From to Anaya struggled to find his own "voice" as the literary models he knew and had studied at the University of New Mexico BA English, did not fit him as a writer. He has also remarked on the unavailability of many authors at that time who could serve as mentors for his life experience as a Chicano.
During these years, Antonio experiences tragedies and struggles. He emerges as a more mature person because of his relationship with his grandmother and spiritual guide, Ultima. In exploring this relationship, Anaya uses a large variety of interesting materials and techniques.
He interweaves legendary and mythic details into realistic descriptions of the New Mexican landscape to create a rich picture of the lifestyle of the characters. He tells the story from the point of view of the narrator, the boy Antonio, but endows him with insights too mature for a young person, thus creating a multiple point of view for the events.
Moreover, Anaya frequently incorporates dreams into the story. The plot consists of the struggles Anaya considers the important ones in life, those concerning loss of faith and family problems. He comments that the time of childhood seemed to stand still. It is Ultima who helps Antonio through the family struggle between these two philosophies, as well as through his problems with his three brothers and two sisters and through the other conflicts in the book.
Antonio excels in school and socially; however, he has problems with his relationship to the Church, because he cannot reconcile its spiritual teachings with the bureaucracy and artifice connected to it.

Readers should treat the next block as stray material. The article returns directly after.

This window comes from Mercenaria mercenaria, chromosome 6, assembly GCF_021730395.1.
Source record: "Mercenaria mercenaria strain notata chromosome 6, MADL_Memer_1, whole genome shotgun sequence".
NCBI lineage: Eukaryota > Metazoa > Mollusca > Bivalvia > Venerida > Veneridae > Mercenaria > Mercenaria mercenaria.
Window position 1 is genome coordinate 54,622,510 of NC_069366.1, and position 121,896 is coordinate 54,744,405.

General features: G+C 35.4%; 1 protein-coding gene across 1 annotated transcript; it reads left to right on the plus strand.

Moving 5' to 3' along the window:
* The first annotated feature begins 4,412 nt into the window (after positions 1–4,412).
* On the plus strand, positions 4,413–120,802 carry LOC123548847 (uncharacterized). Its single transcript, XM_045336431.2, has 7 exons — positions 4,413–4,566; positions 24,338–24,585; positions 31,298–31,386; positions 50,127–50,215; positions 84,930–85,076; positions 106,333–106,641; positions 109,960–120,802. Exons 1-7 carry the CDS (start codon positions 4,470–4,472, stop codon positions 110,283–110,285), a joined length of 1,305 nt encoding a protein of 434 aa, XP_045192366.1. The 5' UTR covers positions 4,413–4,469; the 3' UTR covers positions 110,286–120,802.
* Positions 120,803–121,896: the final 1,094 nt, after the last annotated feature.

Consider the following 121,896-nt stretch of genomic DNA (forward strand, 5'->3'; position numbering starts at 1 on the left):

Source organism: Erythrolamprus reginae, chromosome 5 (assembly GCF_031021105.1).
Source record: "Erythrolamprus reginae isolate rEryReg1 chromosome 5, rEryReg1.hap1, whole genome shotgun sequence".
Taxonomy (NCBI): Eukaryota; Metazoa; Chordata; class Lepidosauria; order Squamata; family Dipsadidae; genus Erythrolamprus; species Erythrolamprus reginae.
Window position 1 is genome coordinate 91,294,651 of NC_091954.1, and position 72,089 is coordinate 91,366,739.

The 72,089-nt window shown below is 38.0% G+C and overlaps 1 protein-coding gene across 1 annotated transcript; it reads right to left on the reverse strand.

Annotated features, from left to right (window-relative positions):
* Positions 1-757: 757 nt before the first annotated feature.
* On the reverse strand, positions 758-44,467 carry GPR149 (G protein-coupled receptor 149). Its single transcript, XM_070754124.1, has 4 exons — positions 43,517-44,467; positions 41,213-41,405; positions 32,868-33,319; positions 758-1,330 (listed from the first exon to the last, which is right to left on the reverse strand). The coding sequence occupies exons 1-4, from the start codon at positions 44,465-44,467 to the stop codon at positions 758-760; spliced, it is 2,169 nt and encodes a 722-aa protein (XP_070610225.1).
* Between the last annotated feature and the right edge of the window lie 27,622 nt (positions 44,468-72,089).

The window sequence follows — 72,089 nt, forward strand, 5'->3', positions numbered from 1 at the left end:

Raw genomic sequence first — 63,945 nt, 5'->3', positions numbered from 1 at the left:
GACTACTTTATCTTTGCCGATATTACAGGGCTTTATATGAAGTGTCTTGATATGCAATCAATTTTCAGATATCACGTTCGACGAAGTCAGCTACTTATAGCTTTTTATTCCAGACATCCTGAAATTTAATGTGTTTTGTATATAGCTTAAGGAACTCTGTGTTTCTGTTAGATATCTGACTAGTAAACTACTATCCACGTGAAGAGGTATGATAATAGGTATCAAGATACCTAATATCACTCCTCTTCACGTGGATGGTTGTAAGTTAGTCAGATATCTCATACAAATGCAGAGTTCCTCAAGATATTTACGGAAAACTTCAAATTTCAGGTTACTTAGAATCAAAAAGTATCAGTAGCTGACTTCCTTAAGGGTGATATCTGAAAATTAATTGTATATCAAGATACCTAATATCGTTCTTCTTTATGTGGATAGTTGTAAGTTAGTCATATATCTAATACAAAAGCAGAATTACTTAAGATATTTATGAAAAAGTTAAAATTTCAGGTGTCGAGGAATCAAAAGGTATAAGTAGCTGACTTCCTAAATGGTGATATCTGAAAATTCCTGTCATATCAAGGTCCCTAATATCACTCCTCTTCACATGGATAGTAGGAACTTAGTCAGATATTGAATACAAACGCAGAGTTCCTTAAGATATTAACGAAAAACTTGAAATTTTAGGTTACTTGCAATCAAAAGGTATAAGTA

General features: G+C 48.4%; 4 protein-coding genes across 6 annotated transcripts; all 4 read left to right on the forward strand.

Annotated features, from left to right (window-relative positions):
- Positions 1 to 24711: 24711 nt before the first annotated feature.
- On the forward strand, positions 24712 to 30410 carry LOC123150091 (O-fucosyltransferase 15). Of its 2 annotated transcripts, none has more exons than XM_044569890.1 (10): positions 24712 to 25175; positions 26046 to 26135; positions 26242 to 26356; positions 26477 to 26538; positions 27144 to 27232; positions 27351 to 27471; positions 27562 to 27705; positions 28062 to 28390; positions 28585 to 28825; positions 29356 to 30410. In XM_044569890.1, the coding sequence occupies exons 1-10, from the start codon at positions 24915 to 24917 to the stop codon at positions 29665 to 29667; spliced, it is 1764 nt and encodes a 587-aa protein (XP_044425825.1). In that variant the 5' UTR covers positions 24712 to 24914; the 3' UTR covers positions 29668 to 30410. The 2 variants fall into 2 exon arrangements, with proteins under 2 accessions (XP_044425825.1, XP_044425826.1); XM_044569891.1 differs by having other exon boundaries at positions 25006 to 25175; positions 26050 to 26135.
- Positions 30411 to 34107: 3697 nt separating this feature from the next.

He also experiences four deaths, including the drowning of a close friend. Dreams influence his outlook and conduct.
For example, dreams in which battles of mythic proportion appear often lead into real arguments with his parents. The structure of the narration and the mingling of dream, legend, and reality make the work interesting.Bless Me, Ultima is a coming-of-age novel by Rudolfo Anaya centering on Antonio Márez y Luna and his mentorship under his curandera and protector, Ultima.
It has become the most widely read and critically acclaimed novel in the Chicano literary canon since its first publication in Bless Me, Ultima is a semi-autobiographical novel based on the New Mexican community of Rudolfo Anaya’s childhood. Anaya used his memory of his town, the Pecos River, Highway 66, the church, the school, and the surrounding villages and ranches as the inspiration for their depiction in his novel.
May 09, · Anaya sets up the terms of the end of the novel here. Antonio is part of it, a sort of mediator between Tenorio and Ultima.
Ultima's cure of Lucas meant turning the curse back on the Trementina sisters.
Antonio Márez - The precocious protagonist of Bless Me, Ultima, Antonio is six years old at the beginning of the timberdesignmag.como is serious, thoughtful, and prone to moral questioning, and his experiences force him to confront difficult issues that blur the lines between right and wrong.
In Bless Me, Ultima, Rudolfo Anaya uses parallelism, active voice, varieties of sentences, and rhythm of speech to illustrate the significant moment which is the foreshadowing of Antonio’s destiny. Anaya uses parallelism to show more meaning to what is being said.
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